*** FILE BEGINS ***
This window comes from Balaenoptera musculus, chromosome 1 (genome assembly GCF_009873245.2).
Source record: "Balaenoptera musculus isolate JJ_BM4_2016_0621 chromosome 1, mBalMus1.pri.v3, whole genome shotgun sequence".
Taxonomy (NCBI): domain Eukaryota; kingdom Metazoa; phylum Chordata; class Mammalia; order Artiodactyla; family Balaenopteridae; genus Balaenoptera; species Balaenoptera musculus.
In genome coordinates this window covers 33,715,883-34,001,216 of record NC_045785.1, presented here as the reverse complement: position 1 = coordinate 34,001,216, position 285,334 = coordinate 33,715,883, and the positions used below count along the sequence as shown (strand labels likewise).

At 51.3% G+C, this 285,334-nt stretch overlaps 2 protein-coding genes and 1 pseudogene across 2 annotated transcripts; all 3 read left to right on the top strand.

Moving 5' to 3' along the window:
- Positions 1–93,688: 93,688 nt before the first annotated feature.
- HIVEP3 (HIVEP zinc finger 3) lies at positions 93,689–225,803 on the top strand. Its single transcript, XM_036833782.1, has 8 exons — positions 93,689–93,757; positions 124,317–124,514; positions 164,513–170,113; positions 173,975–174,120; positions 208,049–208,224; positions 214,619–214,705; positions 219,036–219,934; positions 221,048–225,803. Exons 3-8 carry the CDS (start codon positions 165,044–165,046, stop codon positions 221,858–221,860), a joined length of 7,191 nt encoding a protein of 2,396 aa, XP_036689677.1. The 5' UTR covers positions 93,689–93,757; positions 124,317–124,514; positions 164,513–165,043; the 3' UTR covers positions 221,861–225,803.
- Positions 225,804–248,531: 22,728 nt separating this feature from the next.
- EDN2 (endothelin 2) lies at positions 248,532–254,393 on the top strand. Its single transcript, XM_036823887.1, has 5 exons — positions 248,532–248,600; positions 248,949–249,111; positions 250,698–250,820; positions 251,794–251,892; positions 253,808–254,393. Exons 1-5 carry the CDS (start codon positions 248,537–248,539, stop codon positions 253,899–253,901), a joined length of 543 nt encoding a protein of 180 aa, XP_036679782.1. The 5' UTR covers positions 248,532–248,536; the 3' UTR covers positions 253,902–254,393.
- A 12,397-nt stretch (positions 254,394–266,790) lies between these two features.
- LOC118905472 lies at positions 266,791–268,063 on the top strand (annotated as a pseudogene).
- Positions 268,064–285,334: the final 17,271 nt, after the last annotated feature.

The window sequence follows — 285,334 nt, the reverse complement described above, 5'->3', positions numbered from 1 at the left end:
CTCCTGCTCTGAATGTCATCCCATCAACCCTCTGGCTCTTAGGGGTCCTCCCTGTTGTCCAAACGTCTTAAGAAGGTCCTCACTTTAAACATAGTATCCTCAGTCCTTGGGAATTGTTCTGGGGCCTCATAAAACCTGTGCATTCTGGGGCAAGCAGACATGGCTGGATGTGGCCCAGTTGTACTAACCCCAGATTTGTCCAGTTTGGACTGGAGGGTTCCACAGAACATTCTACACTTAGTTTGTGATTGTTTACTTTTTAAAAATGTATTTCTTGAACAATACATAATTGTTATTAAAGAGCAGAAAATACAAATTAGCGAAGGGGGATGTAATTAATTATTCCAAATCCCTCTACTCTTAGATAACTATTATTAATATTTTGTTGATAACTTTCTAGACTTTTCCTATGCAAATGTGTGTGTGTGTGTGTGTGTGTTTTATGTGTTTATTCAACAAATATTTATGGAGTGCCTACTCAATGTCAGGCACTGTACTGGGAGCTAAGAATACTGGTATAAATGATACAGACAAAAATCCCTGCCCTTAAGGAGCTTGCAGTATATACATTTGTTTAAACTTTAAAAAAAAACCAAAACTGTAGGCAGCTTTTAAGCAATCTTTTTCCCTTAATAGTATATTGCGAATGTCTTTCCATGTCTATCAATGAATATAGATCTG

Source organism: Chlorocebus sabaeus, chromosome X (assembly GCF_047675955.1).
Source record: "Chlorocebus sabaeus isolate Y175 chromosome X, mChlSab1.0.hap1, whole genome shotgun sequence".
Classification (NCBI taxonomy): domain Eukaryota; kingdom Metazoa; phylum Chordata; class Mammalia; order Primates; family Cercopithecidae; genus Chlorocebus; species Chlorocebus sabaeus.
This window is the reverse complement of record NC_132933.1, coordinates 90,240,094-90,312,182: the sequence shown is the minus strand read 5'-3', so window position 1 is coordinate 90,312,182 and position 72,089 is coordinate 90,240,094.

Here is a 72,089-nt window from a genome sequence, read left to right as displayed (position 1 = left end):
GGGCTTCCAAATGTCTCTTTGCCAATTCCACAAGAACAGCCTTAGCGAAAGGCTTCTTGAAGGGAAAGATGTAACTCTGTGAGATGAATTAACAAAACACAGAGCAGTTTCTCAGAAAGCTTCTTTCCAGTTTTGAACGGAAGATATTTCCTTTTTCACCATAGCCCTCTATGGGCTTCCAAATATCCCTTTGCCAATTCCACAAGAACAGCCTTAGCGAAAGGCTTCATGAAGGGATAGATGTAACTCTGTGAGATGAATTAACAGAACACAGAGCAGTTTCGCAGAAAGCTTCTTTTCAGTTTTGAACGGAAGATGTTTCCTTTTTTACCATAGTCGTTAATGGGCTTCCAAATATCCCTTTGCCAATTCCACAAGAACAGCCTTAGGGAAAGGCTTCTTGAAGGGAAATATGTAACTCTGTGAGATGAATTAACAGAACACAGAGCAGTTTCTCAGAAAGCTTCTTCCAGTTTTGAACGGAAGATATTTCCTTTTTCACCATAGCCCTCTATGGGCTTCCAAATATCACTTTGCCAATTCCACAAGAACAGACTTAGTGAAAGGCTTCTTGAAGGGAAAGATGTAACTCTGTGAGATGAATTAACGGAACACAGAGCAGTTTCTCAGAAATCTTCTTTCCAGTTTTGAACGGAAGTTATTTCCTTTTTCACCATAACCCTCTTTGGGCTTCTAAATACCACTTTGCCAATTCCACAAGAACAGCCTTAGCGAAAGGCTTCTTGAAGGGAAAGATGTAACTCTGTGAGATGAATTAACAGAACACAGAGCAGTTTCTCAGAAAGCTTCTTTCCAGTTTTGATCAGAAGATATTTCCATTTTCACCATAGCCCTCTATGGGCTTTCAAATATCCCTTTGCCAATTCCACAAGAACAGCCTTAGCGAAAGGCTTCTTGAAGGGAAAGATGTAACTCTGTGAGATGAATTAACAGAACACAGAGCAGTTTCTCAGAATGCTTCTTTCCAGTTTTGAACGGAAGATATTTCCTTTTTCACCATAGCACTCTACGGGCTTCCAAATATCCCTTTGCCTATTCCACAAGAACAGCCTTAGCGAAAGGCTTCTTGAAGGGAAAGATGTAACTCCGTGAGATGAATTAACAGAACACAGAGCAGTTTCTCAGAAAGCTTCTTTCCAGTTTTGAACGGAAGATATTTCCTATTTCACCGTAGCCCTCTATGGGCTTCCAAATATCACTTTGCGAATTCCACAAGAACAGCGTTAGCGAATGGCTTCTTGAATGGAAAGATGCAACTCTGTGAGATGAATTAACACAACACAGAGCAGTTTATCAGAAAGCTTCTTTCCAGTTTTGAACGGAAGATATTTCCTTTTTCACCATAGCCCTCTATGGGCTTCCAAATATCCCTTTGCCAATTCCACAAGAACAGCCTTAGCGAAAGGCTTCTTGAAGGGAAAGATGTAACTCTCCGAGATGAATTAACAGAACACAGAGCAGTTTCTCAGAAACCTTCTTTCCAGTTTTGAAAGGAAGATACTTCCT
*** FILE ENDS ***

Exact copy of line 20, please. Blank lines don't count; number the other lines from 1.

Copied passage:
Here is a 72,089-nt window from a genome sequence, read left to right as displayed (position 1 = left end):